FIG. 2 shows the circuit diagram of a switching bridge amplifier. The negative feedback circuit 39 comprises a resistance divider having a resistor 60 with a value R60 between the second load terminal 14 and the non-inverting input 6 of the amplifier stage 3 and a resistor 61 with a value R61 between the non-inverting input 6 and the reference voltage terminal 17. The gain factor A of amplifier stage 3 is determined by the value R8 of resistor 8 and the value R9 of resistor 9 and is equal to (R8 +R9)/R8. The reduction of the voltage divider 60, 61 is equal to R61 /(R60 +R61) and is set to be equal to the reverse of the gain factor A.

The switch circuit 15 comprises the positive switch 20, constituted by a PNP transistor T1, whose emitter is connected to the positive switch voltage terminal 23 and whose collector is connected to the second load terminal 14, the negative switch 26, constituted by an NPN transistor T2, whose emitter is connected to the negative switch voltage terminal 29 and whose collector is connected to the second load terminal 14, and the reference switch 16, arranged as a parallel combination of a PNP transistor T3, whose emitter is connected to the reference voltage terminal 17 and whose collector is connected to the second load terminal 14 via a forward-biased diode D1 whose anode is connected to the collector of transistor T3, and an NPN transistor T4, whose emitter is connected to the reference voltage terminal 17 and whose collector is connected to the second load terminal 14 via a forward-based diode D2 whose cathode is connected to the collector of the transistor T4. Currents flow through the reference switch in both directions. The diodes D1 and D2 prevent transistors T.sub. 3 and T4 being reverse polarized.

The reference voltage terminal 17 is connected to a voltage divider comprising a parallel combination of a resistor 62 and a capacitor 63 between the positive switch voltage terminal 23 and the reference voltage terminal 17 and a parallel combination of a resistor 64 and a capacitor 65 between the negative switch voltage terminal 29 and the reference voltage terminal 17. By selecting equally large values for the resistors 62 and 64, the reference voltage is half the voltage difference across the positive switch voltage terminal 23 and the negative switch voltage terminal 29. The positive supply terminal 10 and the positive switch voltage terminal 23 are both connected to the positive terminal of a supply source 66, and the negative supply terminal 11 and the negative switch voltage terminal 29 are both connected to the negative terminal of the supply source 66 connected to ground. Supply source 66 may have the form of a car battery, a battery or another suitable supply source.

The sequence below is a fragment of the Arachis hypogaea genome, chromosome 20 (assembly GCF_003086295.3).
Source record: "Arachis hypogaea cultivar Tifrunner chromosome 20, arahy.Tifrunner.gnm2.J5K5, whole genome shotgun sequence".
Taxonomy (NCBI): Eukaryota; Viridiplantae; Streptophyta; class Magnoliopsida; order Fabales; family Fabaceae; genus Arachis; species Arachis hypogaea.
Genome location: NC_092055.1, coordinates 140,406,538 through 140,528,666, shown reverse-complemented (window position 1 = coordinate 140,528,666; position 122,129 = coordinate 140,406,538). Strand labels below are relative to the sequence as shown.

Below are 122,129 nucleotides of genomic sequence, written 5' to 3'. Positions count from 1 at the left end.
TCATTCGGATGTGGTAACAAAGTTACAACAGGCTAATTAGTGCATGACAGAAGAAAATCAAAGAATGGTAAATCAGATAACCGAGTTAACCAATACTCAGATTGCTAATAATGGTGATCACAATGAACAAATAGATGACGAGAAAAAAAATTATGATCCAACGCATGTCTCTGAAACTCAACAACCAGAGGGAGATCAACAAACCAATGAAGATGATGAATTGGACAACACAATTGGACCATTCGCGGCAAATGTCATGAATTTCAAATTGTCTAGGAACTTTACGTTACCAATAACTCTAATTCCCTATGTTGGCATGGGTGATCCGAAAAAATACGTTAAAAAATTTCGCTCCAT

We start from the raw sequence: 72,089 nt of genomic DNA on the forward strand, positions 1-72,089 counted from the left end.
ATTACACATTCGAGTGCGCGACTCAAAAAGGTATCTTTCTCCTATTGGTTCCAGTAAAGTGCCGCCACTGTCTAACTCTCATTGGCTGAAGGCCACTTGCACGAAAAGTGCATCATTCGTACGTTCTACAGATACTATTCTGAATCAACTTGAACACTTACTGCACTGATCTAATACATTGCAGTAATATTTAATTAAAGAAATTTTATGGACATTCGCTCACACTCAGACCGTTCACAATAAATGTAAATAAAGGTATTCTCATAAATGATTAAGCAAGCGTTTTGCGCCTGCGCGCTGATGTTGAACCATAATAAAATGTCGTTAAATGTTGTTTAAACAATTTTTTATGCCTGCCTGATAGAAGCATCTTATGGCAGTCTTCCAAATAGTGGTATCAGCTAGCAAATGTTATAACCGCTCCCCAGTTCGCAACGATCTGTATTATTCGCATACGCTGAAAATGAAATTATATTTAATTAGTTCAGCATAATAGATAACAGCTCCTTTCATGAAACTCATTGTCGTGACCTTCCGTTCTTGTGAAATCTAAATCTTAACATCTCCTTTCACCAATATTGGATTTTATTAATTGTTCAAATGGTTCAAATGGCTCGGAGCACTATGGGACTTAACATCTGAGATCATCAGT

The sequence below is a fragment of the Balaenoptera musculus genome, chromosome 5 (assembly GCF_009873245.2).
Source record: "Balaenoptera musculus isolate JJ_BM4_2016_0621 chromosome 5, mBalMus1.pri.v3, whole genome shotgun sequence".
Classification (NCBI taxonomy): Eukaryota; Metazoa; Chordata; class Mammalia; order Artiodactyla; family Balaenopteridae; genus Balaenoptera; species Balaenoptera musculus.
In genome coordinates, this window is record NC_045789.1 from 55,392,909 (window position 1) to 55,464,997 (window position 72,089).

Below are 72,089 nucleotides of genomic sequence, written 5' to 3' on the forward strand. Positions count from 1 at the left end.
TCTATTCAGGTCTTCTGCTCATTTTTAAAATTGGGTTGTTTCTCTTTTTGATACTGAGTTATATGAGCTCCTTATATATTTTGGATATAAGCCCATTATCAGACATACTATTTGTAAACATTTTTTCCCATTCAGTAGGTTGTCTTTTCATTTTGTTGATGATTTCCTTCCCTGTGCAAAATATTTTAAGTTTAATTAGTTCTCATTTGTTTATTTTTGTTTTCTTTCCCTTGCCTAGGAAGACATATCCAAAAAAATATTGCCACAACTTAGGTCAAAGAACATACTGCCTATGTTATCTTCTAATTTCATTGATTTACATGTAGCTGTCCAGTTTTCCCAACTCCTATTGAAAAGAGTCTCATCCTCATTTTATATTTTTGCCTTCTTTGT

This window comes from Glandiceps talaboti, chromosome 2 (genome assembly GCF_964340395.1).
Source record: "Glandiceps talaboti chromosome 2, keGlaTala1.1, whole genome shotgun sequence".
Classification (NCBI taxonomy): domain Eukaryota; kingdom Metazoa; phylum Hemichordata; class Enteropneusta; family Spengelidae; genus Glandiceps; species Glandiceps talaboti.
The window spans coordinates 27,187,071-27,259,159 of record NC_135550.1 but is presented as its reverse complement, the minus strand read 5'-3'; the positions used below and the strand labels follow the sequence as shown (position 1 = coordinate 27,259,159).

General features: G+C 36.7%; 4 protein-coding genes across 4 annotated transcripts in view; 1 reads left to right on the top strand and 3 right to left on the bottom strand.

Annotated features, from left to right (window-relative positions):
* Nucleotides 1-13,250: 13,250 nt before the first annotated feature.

The control circuit 37 comprises a differential amplifier 70 having an output 74, an inverting and a non-inverting input. The non-inverting input is connected to the input 2 via a coupling capacitor 71 and to the reference voltage terminal 17 via a resistor 72. A negative feedback resistor 73 is connected between the output 74 and the inverting input which is connected to the reference voltage terminal 17 via a resistor 69. A signal proportional to the input signal but varying around the reference voltage is available on the output 74. Output 74 is connected, via a resistor 75, to the base of a PNP transistor T5 whose emitter is connected, via a zener diode Z1, to the positive supply terminal 10 and whose collector is connected, via a resistor 76, to the negative supply terminal 11. The collector of transistor T5 is furthermore connected, via a resistor 77, to the base of the transistor T4 in turn connected, via a zener diode Z2, to the base of transistor T1. Output 74 is connected, via a resistor 78, to the base of an NPN transistor T6 whose emitter is connected, via a zener diode Z3, to the negative supply terminal 11 and whose collector is connected, via a resistor 79, to the positive supply terminal 10. The collector of transistor T6 is further connected, via a resistor 80, to the base of transistor T3 which in turn is connected, via a zener diode Z4, to the base of transistor T2.

The zener voltages of the zener diodes Z1 and Z3 are proportioned so that the transistors T5 and T6 are conductive in the event of small signal-excursions around the reference voltage on output 74. Transistor T3 receives base current through resistor 80, transistor T6 and across zener diode Z3 and is conductive then. Zener diode Z4 prevents the transistor T2 from becoming conductive. Transistor T4 receives base current through resistor 77, transistor T5 and across zener diode Z1 and is also conductive. Zener diode Z2 prevents transistor T1 from becoming conductive.